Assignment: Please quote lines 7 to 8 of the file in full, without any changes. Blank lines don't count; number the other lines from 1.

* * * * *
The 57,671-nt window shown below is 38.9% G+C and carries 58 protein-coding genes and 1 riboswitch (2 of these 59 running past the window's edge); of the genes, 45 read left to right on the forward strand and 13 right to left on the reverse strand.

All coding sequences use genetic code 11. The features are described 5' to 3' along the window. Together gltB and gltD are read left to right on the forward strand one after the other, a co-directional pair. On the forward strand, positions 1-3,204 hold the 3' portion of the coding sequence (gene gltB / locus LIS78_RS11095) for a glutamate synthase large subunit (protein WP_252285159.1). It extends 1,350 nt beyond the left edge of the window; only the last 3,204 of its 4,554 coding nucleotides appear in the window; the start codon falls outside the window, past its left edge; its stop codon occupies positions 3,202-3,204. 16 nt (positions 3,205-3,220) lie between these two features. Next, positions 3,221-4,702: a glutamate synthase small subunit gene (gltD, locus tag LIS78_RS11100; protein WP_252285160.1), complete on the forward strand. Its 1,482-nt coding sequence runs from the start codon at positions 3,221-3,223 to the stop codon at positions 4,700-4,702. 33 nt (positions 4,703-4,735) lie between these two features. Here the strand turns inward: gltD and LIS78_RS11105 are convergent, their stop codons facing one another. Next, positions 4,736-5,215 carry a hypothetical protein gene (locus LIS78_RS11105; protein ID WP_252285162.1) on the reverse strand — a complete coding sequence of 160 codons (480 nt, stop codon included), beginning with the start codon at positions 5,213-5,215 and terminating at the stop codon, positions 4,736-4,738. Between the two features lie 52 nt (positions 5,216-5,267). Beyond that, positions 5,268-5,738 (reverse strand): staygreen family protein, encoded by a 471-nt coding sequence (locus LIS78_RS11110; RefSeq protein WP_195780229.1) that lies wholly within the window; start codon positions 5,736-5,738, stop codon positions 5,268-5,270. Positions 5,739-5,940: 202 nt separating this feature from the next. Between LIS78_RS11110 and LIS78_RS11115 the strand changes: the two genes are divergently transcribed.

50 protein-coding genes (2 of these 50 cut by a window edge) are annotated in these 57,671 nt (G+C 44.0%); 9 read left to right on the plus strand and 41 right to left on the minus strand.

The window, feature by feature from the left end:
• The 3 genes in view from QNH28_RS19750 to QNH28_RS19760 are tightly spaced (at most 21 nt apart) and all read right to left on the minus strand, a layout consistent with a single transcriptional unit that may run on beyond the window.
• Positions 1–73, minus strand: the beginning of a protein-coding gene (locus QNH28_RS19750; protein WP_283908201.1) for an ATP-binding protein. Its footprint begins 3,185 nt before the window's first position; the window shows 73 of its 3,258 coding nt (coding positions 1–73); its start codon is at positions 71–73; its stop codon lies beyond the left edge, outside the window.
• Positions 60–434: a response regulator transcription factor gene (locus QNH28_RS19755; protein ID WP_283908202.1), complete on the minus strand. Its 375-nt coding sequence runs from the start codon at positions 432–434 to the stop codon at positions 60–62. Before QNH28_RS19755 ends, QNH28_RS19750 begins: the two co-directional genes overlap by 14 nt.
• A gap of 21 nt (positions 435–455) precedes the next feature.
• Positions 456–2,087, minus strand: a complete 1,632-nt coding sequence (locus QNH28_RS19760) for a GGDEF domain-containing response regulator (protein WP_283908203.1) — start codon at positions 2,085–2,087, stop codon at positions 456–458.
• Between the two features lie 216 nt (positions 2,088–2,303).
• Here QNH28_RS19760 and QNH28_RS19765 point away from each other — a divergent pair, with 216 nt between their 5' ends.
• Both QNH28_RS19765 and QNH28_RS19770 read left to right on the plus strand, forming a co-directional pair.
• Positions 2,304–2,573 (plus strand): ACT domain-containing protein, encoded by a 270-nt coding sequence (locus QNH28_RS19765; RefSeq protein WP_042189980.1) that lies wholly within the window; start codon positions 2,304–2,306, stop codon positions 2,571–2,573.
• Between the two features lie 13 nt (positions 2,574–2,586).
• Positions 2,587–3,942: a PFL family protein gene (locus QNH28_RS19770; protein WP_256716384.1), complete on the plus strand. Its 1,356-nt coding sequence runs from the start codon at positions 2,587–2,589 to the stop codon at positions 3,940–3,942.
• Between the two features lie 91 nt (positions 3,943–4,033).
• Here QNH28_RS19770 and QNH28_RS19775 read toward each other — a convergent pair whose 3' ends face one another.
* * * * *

• Positions 60–434: a response regulator transcription factor gene (locus QNH28_RS19755; protein ID WP_283908202.1), complete on the minus strand. Its 375-nt coding sequence runs from the start codon at positions 432–434 to the stop codon at positions 60–62. Before QNH28_RS19755 ends, QNH28_RS19750 begins: the two co-directional genes overlap by 14 nt.
• A gap of 21 nt (positions 435–455) precedes the next feature.